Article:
late-night stroll in the moonlight, then a sudden and fatal gunshot. What exactly happened between the socialite partner of the son of a billionaire Tory donor and a senior police officer in the early hours of last Friday in the resort of Mata Rocks has gripped the small Caribbean nation of Belize and turned into an international drama. It is now a major test for the country’s legal and criminal system.
This week a 32-year-old Canadian woman, Jasmine Hartin, was accused of the negligent manslaughter of a local police superintendent, Henry Jemmott. The case has attracted attention because Hartin is the partner of Andrew Ashcroft, son of Michael Ashcroft, the Conservative party donor and Belize’s most influential resident. Lord Ashcroft is a former Tory party deputy chairman, a one-time member of the House of Lords, and a billionaire.
Hartin is currently in Belize’s central jail awaiting a bail hearing next week. According to police, she met Jemmott in Ambergris Caye, Belize’s most northerly point, known for its beaches, coral reef and snorkelling. Hartin had earlier been at a party with Andrew Ashcroft in the town of San Pedro. Afterwards she went for a stroll with Jemmott, who was off duty.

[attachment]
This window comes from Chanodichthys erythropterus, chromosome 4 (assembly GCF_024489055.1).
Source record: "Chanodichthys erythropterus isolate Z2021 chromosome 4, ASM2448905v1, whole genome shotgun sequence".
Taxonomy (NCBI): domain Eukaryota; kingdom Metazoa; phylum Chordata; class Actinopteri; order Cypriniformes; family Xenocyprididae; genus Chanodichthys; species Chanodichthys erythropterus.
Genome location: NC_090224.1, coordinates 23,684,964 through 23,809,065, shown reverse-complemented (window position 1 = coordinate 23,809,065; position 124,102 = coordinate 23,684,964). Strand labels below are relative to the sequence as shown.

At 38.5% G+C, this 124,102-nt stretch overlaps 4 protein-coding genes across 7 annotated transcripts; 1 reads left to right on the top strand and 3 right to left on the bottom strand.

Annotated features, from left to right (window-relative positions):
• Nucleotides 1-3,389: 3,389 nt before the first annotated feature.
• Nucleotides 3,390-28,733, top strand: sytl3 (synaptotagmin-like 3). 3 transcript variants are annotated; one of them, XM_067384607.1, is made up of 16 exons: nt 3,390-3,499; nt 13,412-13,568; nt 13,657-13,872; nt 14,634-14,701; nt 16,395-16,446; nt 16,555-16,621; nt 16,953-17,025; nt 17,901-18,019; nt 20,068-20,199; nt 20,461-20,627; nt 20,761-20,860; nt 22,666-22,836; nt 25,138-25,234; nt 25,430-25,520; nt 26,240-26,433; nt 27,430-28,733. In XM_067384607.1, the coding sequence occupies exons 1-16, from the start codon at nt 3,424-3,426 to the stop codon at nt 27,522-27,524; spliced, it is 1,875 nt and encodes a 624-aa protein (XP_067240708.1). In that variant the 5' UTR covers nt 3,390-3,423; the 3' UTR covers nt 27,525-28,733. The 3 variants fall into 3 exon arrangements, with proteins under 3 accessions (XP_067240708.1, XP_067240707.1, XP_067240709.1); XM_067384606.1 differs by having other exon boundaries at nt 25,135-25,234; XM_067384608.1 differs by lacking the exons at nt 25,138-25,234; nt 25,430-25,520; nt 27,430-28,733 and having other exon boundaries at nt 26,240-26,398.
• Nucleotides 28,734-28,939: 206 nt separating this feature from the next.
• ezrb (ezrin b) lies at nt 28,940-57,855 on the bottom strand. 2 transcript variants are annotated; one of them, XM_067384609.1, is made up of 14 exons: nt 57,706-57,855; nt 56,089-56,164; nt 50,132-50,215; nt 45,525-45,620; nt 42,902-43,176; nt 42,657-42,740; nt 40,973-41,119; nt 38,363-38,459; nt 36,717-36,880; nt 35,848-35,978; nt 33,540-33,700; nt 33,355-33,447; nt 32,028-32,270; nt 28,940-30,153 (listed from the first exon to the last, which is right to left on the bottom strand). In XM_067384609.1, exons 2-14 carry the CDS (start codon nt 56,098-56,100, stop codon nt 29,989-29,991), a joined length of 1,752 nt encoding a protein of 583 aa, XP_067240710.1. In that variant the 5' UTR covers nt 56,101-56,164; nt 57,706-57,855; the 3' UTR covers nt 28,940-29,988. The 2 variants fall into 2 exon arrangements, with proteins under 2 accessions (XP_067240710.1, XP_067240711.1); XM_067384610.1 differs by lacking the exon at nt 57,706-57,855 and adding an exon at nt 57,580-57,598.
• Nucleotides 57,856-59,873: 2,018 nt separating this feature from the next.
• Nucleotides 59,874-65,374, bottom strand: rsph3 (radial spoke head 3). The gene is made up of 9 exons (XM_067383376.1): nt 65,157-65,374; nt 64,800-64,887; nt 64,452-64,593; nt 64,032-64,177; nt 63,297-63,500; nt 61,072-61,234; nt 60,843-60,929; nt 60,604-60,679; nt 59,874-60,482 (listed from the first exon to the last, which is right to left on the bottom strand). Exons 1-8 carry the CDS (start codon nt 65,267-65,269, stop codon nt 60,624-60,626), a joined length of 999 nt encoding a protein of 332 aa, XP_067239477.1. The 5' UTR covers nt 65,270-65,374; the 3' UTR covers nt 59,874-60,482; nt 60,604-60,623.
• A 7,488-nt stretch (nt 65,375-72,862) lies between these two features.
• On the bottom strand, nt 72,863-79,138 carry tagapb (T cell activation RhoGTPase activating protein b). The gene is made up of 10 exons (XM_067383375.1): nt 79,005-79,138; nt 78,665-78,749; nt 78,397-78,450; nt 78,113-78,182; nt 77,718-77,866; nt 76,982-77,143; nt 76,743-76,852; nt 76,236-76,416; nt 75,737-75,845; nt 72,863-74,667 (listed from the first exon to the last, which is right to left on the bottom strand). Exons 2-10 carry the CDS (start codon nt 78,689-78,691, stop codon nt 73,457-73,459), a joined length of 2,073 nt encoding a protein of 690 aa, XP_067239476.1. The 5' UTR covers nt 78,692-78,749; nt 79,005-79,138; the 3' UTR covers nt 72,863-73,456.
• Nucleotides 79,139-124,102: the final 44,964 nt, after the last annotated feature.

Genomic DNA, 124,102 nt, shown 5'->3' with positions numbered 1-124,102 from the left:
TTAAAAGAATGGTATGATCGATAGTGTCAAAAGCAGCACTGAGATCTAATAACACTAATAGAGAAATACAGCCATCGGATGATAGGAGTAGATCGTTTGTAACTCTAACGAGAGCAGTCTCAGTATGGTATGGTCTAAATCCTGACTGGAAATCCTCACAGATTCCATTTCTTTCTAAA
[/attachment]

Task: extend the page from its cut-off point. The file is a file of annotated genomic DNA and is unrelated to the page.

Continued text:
The pair sat together on the end of a pier. Jemmott allegedly showed her his Glock service pistol. When she passed it back to him it accidentally went off, she told police, shooting Jemmott in the back of the head. The officer – a large man, 1.82 metres (6ft) tall, weighing more than 135kg (300lb) – rolled into the sea, dead. Hartin, who said she had been giving him a massage, was found distraught and covered in blood.
She was taken to the San Pedro jail and then transferred on Tuesday to the main prison. Her defence attorney, Godfrey Smith, a former foreign minister of Belize, has applied for bail. Prosecutors have objected, suggesting Hartin is a flight risk. During a hearing on Wednesday the judge in the case, Justice Herbert Lord, expressed his disapproval of the frenzied tabloid coverage. A further hearing is scheduled for 9 June.
Friends and relatives have described Jemmott as a tough and ambitious officer, who made his reputation cleaning up the drug-ridden Southside neighbourhood of Belize City. He was a father of six, a keen drummer and a likely future police commissioner, they said. “My brother loved life. He has a passion for his work. He loved his family as well. My brother loved people,” his sister Marie told 7 News, a local TV station.